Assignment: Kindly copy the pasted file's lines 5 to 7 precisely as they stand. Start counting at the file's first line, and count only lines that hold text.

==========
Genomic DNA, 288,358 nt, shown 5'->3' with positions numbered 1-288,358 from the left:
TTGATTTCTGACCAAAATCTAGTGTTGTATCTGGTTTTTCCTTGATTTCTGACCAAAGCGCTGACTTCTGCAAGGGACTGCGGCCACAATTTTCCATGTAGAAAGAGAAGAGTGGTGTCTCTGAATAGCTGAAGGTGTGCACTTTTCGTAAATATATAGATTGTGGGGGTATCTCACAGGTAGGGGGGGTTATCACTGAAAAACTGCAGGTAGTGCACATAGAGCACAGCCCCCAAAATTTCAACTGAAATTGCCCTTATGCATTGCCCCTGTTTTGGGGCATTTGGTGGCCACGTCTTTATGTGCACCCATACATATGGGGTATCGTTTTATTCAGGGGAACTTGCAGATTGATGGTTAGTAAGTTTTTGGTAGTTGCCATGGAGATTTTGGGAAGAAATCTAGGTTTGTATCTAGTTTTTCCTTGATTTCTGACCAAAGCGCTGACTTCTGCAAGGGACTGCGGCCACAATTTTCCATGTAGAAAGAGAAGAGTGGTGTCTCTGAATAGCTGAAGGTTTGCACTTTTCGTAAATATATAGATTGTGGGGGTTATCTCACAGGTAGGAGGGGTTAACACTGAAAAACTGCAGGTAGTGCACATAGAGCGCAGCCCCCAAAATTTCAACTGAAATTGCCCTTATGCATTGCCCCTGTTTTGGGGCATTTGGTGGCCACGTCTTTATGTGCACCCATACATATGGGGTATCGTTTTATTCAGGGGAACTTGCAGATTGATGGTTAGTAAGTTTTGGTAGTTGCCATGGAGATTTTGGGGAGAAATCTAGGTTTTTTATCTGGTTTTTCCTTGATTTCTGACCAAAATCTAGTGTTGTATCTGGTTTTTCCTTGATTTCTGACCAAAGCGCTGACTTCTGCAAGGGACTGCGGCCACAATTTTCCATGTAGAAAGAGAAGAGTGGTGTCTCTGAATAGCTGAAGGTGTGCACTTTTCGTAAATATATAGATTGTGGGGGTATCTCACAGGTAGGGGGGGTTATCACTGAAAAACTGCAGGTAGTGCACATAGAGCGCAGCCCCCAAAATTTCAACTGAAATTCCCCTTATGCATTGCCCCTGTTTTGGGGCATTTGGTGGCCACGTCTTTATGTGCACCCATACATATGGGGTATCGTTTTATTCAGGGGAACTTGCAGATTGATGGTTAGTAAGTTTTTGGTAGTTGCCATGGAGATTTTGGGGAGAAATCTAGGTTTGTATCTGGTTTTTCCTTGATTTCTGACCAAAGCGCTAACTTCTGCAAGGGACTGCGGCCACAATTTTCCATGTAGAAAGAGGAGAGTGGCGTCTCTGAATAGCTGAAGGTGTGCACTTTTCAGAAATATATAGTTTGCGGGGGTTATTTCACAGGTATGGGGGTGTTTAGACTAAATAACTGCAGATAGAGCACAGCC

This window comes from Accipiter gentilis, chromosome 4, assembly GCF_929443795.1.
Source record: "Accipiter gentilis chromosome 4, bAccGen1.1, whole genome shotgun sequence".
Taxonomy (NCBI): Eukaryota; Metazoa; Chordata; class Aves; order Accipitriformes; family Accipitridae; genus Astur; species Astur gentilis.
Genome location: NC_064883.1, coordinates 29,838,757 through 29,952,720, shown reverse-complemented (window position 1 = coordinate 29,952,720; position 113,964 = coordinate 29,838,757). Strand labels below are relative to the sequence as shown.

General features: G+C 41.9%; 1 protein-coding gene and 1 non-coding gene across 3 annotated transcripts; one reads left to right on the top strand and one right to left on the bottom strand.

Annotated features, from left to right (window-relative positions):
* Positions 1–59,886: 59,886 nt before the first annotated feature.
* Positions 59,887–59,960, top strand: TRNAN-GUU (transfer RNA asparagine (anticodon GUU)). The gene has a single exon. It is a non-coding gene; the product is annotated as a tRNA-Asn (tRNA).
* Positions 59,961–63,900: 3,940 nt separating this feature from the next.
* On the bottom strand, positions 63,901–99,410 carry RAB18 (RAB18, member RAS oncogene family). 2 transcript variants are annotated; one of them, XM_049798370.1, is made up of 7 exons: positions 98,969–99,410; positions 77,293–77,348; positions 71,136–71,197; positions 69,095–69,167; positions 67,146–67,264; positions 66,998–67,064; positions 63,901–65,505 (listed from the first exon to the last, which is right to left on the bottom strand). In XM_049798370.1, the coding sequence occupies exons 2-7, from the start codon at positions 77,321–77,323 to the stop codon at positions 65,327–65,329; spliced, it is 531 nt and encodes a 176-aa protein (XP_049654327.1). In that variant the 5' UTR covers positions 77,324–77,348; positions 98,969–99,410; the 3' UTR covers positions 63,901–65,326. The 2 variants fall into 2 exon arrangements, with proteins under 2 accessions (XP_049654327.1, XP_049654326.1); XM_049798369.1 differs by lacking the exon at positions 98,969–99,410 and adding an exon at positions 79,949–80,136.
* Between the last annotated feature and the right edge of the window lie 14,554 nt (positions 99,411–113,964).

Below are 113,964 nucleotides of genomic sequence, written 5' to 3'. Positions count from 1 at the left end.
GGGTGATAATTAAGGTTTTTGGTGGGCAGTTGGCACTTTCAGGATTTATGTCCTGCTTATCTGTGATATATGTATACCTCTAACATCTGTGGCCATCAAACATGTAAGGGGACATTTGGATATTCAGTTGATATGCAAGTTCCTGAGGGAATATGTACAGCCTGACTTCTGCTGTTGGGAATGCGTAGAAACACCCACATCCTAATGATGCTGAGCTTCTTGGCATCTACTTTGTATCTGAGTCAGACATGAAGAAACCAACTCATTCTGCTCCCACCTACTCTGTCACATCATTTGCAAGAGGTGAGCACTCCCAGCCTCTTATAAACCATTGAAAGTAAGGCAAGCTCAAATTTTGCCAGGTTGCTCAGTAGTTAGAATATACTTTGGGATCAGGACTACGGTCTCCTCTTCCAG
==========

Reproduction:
Taxonomy (NCBI): Eukaryota; Metazoa; Chordata; class Aves; order Accipitriformes; family Accipitridae; genus Astur; species Astur gentilis.
Genome location: NC_064883.1, coordinates 29,838,757 through 29,952,720, shown reverse-complemented (window position 1 = coordinate 29,952,720; position 113,964 = coordinate 29,838,757). Strand labels below are relative to the sequence as shown.

General features: G+C 41.9%; 1 protein-coding gene and 1 non-coding gene across 3 annotated transcripts; one reads left to right on the top strand and one right to left on the bottom strand.